The Glory Field

Front Cover
Scholastic, 1994 - African Americans - 375 pages
17 Reviews
Newbery Honor-winning author Walter Dean Myers' landmark novel is a moving and redemptive look at five generations of one African-American family. In the tradition of Alex Haley's Roots, this memorable saga traces the Lewis family from Africa to slavery in America through contemporary generations. The Glory Field is a powerful epic from a master storyteller. Young Adults.

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Review: The Glory Field

User Review  - Maddie - Goodreads

many people didn't like this book but I for one really enjoyed it. I had to read it in class, but I suppose it's my love for history that caused me to read ahead often. I thought it was a great book ... Read full review

Review: The Glory Field

User Review  - Brandon Glidden - Goodreads

The Glory Field was an okay book. I didn't love it, but I didn't hate it either. It got a little bit hard for me to understand when it kept on changing characters and time periods. It did say when it changed time peroids though Read full review

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About the author (1994)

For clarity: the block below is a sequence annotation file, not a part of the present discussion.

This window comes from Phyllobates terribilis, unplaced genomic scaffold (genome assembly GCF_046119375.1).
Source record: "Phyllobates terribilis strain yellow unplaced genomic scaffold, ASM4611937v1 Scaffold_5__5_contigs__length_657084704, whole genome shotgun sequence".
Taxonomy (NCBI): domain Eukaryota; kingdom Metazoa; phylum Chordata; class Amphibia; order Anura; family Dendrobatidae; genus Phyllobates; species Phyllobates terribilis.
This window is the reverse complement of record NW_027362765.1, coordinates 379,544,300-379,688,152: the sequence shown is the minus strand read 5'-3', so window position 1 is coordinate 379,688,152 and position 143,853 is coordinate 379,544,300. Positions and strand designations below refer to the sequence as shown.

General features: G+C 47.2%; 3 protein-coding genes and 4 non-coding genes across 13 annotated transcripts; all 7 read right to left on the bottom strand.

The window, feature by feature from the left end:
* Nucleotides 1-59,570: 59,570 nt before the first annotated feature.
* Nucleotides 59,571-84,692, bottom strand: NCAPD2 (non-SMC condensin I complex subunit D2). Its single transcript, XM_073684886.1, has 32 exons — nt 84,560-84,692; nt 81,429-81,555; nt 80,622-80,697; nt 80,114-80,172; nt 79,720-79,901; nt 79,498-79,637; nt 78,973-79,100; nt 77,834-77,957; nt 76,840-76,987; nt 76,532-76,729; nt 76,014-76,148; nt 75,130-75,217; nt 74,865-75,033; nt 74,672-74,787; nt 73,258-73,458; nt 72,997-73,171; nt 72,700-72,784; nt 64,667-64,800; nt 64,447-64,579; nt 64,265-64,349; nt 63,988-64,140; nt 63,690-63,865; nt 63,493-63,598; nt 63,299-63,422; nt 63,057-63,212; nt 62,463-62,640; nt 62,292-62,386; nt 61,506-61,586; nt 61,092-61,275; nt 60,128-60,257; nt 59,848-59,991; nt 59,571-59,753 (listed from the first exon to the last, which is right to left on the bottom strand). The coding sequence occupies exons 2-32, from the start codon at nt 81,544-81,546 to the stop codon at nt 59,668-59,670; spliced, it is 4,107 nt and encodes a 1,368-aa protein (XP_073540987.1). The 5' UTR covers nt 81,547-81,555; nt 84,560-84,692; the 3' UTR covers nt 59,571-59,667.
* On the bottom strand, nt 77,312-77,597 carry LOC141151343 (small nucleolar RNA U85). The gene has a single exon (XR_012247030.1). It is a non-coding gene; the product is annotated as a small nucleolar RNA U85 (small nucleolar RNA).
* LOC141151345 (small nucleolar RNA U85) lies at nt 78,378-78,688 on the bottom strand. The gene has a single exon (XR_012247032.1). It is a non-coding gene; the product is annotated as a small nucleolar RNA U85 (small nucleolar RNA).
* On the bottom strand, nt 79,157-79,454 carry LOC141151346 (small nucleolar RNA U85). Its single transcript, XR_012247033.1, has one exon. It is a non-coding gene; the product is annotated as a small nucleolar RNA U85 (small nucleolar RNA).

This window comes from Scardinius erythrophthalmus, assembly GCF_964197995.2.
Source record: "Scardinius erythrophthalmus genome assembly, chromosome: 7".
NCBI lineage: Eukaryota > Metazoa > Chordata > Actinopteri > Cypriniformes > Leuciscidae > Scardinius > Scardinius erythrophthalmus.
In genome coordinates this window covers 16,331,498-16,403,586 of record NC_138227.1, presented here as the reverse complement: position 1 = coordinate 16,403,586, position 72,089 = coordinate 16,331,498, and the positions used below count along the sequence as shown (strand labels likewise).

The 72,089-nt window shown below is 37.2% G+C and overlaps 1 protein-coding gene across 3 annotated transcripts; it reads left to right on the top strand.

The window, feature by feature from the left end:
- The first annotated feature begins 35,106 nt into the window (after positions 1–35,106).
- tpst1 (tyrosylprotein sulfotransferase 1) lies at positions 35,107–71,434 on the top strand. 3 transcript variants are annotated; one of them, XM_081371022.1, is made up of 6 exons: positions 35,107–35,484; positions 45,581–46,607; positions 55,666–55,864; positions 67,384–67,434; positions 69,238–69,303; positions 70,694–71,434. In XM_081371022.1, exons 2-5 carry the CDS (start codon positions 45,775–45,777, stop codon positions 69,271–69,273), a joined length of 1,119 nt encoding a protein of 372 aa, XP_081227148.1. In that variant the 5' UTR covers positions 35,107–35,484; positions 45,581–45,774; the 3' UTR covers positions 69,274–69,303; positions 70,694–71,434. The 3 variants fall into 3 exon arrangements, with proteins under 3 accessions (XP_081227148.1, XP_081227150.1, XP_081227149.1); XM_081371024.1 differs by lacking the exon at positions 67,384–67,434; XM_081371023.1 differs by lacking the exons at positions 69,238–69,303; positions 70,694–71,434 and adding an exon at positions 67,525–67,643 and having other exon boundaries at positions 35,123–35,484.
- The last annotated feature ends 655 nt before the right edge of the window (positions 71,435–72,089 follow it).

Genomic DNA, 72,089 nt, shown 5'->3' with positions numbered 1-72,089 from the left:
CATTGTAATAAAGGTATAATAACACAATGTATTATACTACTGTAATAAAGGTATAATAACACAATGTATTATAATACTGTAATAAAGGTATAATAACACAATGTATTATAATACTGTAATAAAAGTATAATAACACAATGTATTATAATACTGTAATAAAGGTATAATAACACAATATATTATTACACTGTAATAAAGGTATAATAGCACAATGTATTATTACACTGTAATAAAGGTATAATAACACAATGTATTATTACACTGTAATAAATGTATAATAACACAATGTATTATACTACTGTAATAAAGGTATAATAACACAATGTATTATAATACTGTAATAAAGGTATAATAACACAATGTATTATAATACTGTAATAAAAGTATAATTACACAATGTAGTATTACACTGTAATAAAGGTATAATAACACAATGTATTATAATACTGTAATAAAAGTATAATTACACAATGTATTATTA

Walter Dean Myers was born on August 12, 1937 in Martinsberg, West Virginia. When he was three years old, his mother died and his father sent him to live with Herbert and Florence Dean in Harlem, New York. He began writing stories while in his teens. He dropped out of high school and enlisted in the Army at the age of 17. After completing his army service, he took a construction job and continued to write. He entered and won a 1969 contest sponsored by the Council on Interracial Books for Children, which led to the publication of his first book, Where Does the Day Go? During his lifetime, he wrote more than 100 fiction and nonfiction books for children and young adults. His works include Fallen Angels, Bad Boy, Darius and Twig, Scorpions, Lockdown, Sunrise Over Fallujah, Invasion, Juba!, and On a Clear Day. He also collaborated with his son Christopher, an artist, on a number of picture books for young readers including We Are America: A Tribute from the Heart and Harlem, which received a Caldecott Honor Award, as well as the teen novel Autobiography of My Dead Brother. He was the winner of the first-ever Michael L. Printz Award for Monster, the first recipient of the Coretta Scott King-Virginia Hamilton Award for Lifetime Achievement, and a recipient of the Margaret A. Edwards Award for lifetime achievement in writing for young adults. He also won the Coretta Scott King Award for African American authors five times. He died on July 1, 2014, following a brief illness, at the age of 76.

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